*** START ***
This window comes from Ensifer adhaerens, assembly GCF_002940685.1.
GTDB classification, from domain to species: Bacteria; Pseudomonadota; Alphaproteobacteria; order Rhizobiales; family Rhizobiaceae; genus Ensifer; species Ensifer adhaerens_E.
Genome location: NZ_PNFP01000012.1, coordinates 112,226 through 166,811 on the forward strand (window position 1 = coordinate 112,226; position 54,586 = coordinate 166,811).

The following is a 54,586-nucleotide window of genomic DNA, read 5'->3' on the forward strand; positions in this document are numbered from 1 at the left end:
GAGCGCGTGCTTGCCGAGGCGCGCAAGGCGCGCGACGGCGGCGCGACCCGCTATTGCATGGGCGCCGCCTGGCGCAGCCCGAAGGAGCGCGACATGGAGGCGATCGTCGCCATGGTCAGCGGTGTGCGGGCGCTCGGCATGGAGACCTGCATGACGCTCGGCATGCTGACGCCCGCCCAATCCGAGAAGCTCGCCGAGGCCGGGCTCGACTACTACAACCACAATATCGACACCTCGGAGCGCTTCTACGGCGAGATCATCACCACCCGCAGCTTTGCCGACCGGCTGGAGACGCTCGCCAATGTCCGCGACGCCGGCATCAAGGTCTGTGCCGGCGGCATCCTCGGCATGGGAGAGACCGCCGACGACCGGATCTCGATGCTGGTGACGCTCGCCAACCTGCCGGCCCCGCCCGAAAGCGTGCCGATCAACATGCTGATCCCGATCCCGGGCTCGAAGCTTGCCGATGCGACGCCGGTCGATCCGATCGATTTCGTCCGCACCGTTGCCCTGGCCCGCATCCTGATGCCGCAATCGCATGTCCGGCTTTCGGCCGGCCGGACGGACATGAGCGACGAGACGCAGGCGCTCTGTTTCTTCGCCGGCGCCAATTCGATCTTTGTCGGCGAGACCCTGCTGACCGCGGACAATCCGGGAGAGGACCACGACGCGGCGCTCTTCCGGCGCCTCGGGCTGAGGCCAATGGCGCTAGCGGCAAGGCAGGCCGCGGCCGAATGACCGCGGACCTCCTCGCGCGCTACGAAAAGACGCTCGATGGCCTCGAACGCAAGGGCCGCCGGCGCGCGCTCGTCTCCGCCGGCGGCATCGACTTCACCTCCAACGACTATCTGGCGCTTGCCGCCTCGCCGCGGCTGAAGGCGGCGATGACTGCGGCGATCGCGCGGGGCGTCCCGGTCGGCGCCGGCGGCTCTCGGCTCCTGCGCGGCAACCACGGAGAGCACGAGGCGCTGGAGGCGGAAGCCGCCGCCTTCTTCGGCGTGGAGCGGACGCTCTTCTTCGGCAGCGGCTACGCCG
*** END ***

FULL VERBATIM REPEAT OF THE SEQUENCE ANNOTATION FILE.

This window comes from Ensifer adhaerens, assembly GCF_002940685.1.
GTDB classification, from domain to species: Bacteria; Pseudomonadota; Alphaproteobacteria; order Rhizobiales; family Rhizobiaceae; genus Ensifer; species Ensifer adhaerens_E.
Genome location: NZ_PNFP01000012.1, coordinates 112,226 through 166,811 on the forward strand (window position 1 = coordinate 112,226; position 54,586 = coordinate 166,811).

The following is a 54,586-nucleotide window of genomic DNA, read 5'->3' on the forward strand; positions in this document are numbered from 1 at the left end:
GAGCGCGTGCTTGCCGAGGCGCGCAAGGCGCGCGACGGCGGCGCGACCCGCTATTGCATGGGCGCCGCCTGGCGCAGCCCGAAGGAGCGCGACATGGAGGCGATCGTCGCCATGGTCAGCGGTGTGCGGGCGCTCGGCATGGAGACCTGCATGACGCTCGGCATGCTGACGCCCGCCCAATCCGAGAAGCTCGCCGAGGCCGGGCTCGACTACTACAACCACAATATCGACACCTCGGAGCGCTTCTACGGCGAGATCATCACCACCCGCAGCTTTGCCGACCGGCTGGAGACGCTCGCCAATGTCCGCGACGCCGGCATCAAGGTCTGTGCCGGCGGCATCCTCGGCATGGGAGAGACCGCCGACGACCGGATCTCGATGCTGGTGACGCTCGCCAACCTGCCGGCCCCGCCCGAAAGCGTGCCGATCAACATGCTGATCCCGATCCCGGGCTCGAAGCTTGCCGATGCGACGCCGGTCGATCCGATCGATTTCGTCCGCACCGTTGCCCTGGCCCGCATCCTGATGCCGCAATCGCATGTCCGGCTTTCGGCCGGCCGGACGGACATGAGCGACGAGACGCAGGCGCTCTGTTTCTTCGCCGGCGCCAATTCGATCTTTGTCGGCGAGACCCTGCTGACCGCGGACAATCCGGGAGAGGACCACGACGCGGCGCTCTTCCGGCGCCTCGGGCTGAGGCCAATGGCGCTAGCGGCAAGGCAGGCCGCGGCCGAATGACCGCGGACCTCCTCGCGCGCTACGAAAAGACGCTCGATGGCCTCGAACGCAAGGGCCGCCGGCGCGCGCTCGTCTCCGCCGGCGGCATCGACTTCACCTCCAACGACTATCTGGCGCTTGCCGCCTCGCCGCGGCTGAAGGCGGCGATGACTGCGGCGATCGCGCGGGGCGTCCCGGTCGGCGCCGGCGGCTCTCGGCTCCTGCGCGGCAACCACGGAGAGCACGAGGCGCTGGAGGCGGAAGCCGCCGCCTTCTTCGGCGTGGAGCGGACGCTCTTCTTCGGCAGCGGCTACGCCG